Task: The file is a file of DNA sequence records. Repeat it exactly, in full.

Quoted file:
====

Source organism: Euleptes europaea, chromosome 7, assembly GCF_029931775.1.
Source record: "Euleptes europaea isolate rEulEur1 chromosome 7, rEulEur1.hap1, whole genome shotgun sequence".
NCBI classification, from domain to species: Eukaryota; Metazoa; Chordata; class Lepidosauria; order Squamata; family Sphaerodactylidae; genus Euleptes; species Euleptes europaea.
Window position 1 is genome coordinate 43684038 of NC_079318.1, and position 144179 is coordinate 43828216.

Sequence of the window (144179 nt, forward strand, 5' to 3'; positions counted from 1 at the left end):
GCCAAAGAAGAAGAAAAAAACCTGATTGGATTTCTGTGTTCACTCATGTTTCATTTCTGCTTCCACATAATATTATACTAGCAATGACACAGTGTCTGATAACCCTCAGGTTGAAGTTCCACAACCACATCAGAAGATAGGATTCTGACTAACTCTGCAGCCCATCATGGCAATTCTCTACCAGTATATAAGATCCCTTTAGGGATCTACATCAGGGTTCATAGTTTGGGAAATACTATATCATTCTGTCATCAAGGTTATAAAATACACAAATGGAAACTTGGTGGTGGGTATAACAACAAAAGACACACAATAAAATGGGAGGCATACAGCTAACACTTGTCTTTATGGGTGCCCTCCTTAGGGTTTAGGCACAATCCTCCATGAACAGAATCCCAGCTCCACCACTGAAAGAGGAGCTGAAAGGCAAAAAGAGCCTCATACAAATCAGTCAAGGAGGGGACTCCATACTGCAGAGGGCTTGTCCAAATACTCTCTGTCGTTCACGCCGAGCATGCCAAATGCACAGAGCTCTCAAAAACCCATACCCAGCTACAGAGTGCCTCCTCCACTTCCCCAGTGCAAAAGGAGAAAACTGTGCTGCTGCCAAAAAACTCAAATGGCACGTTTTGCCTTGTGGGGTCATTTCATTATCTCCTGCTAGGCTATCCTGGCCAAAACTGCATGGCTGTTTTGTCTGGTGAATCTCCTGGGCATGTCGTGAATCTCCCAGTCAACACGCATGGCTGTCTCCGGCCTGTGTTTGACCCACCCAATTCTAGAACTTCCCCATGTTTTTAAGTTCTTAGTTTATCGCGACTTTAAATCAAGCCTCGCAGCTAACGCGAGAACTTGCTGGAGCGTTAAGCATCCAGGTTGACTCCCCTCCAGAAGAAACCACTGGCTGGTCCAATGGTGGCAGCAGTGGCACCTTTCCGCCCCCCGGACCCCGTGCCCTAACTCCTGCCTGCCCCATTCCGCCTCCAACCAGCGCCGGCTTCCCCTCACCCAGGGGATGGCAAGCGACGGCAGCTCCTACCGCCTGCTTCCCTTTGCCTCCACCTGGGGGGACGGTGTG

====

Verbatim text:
Source organism: Euleptes europaea, chromosome 7, assembly GCF_029931775.1.
Source record: "Euleptes europaea isolate rEulEur1 chromosome 7, rEulEur1.hap1, whole genome shotgun sequence".
NCBI classification, from domain to species: Eukaryota; Metazoa; Chordata; class Lepidosauria; order Squamata; family Sphaerodactylidae; genus Euleptes; species Euleptes europaea.
Window position 1 is genome coordinate 43684038 of NC_079318.1, and position 144179 is coordinate 43828216.

Sequence of the window (144179 nt, forward strand, 5' to 3'; positions counted from 1 at the left end):
GCCAAAGAAGAAGAAAAAAACCTGATTGGATTTCTGTGTTCACTCATGTTTCATTTCTGCTTCCACATAATATTATACTAGCAATGACACAGTGTCTGATAACCCTCAGGTTGAAGTTCCACAACCACATCAGAAGATAGGATTCTGACTAACTCTGCAGCCCATCATGGCAATTCTCTACCAGTATATAAGATCCCTTTAGGGATCTACATCAGGGTTCATAGTTTGGGAAATACTATATCATTCTGTCATCAAGGTTATAAAATACACAAATGGAAACTTGGTGGTGGGTATAACAACAAAAGACACACAATAAAATGGGAGGCATACAGCTAACACTTGTCTTTATGGGTGCCCTCCTTAGGGTTTAGGCACAATCCTCCATGAACAGAATCCCAGCTCCACCACTGAAAGAGGAGCTGAAAGGCAAAAAGAGCCTCATACAAATCAGTCAAGGAGGGGACTCCATACTGCAGAGGGCTTGTCCAAATACTCTCTGTCGTTCACGCCGAGCATGCCAAATGCACAGAGCTCTCAAAAACCCATACCCAGCTACAGAGTGCCTCCTCCACTTCCCCAGTGCAAAAGGAGAAAACTGTGCTGCTGCCAAAAAACTCAAATGGCACGTTTTGCCTTGTGGGGTCATTTCATTATCTCCTGCTAGGCTATCCTGGCCAAAACTGCATGGCTGTTTTGTCTGGTGAATCTCCTGGGCATGTCGTGAATCTCCCAGTCAACACGCATGGCTGTCTCCGGCCTGTGTTTGACCCACCCAATTCTAGAACTTCCCCATGTTTTTAAGTTCTTAGTTTATCGCGACTTTAAATCAAGCCTCGCAGCTAACGCGAGAACTTGCTGGAGCGTTAAGCATCCAGGTTGACTCCCCTCCAGAAGAAACCACTGGCTGGTCCAATGGTGGCAGCAGTGGCACCTTTCCGCCCCCCGGACCCCGTGCCCTAACTCCTGCCTGCCCCATTCCGCCTCCAACCAGCGCCGGCTTCCCCTCACCCAGGGGATGGCAAGCGACGGCAGCTCCTACCGCCTGCTTCCCTTTGCCTCCACCTGGGGGGACGGTGTG